spacesuit_8_finish

I got the look I wanted for this one by drawing the suit by hand, scanning it into the digital realm, and then printing out several copies of the lifework on marker paper.  I then did the value and local color separately, with Copic markers, combined them in Photoshop, and did a little clean-up and tweaking to get the image you see here.  It was lots of fun.

Father Robot tries self awareness.

Issue #3 is just about ready for mass consumption.  In this chapter, FR comes face-to-face with the reality of his identity, and both he and Reggie have to make sense of the robot’s truth of existence.  What will Clarabelle do?  Can they all escape becoming casualties of war?!

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I collaborated with the mega-talented Cody Hagman on this one.  I did the line work and Cody brought life to the drawing with awesome, digital colors.

Happy Father(Robot)’s Day!

The writer and co-creator of Father Robot, Kristopher White, came up with a great idea to promote our book for Father’s Day.  Basically, Father Robot should participate in an old-fashioned photo op for the holiday.  I couldn’t help but taunt Reggie (the real father of Clarabelle, the heroine of the story) in the piece, as seen below.  Both Kristopher and the publisher like a friendlier version, but I still like this tongue-in-cheek version.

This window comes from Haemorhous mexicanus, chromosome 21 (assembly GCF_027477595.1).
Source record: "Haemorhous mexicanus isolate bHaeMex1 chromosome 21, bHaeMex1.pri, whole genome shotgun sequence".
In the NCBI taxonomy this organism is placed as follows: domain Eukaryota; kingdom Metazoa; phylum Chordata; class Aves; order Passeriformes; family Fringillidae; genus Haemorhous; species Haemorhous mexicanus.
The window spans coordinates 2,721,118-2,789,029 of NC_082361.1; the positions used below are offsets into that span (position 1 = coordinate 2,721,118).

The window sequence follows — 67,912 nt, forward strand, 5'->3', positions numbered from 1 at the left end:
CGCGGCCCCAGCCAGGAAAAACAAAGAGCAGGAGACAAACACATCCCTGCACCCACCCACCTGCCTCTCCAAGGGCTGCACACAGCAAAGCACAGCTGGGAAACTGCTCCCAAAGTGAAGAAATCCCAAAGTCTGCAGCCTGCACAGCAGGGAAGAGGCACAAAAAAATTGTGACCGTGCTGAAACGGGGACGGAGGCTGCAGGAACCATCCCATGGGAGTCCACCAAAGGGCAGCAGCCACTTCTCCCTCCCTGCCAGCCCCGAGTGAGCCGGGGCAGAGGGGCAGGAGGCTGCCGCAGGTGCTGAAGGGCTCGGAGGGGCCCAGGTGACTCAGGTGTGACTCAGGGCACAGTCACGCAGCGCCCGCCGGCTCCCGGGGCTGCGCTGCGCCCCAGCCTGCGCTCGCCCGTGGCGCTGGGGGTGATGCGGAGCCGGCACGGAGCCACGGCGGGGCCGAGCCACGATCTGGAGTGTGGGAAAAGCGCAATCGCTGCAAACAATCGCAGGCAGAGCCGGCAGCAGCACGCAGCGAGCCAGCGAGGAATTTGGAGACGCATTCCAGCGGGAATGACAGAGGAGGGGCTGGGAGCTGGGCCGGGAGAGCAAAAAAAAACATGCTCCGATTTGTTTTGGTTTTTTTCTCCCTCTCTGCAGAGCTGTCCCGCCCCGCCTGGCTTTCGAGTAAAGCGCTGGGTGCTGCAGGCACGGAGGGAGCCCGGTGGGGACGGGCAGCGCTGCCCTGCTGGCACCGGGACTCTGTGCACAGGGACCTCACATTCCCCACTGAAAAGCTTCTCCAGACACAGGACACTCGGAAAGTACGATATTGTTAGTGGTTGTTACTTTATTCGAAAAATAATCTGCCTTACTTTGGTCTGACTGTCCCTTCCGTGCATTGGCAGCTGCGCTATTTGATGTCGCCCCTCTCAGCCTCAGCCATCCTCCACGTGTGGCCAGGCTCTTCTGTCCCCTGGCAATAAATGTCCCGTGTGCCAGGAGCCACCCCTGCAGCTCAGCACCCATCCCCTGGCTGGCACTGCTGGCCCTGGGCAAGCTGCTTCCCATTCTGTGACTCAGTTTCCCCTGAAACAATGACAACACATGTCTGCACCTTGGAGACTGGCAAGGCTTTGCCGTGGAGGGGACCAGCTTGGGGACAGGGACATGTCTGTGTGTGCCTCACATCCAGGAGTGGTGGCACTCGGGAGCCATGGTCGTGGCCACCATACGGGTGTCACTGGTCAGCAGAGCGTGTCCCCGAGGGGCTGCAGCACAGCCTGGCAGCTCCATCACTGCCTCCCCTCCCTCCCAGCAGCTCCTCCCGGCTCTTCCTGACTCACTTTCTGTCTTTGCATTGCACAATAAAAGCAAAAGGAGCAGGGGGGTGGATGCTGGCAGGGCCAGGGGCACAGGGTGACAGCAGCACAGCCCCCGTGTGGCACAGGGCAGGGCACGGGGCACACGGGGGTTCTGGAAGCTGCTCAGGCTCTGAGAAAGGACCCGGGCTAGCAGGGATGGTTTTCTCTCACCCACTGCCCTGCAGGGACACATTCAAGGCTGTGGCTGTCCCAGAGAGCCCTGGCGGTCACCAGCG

FR_Fathers_Day_halftoned_card

Available for your viewing pleaseure.

It’s been hard waiting for this day, but it’s nice to finally see my comic available for purchase.  Thanks to Kristopher White, the folks at Comixology, 215 Ink, and especially our supportive fans for making this possible.

Please check out the available download here.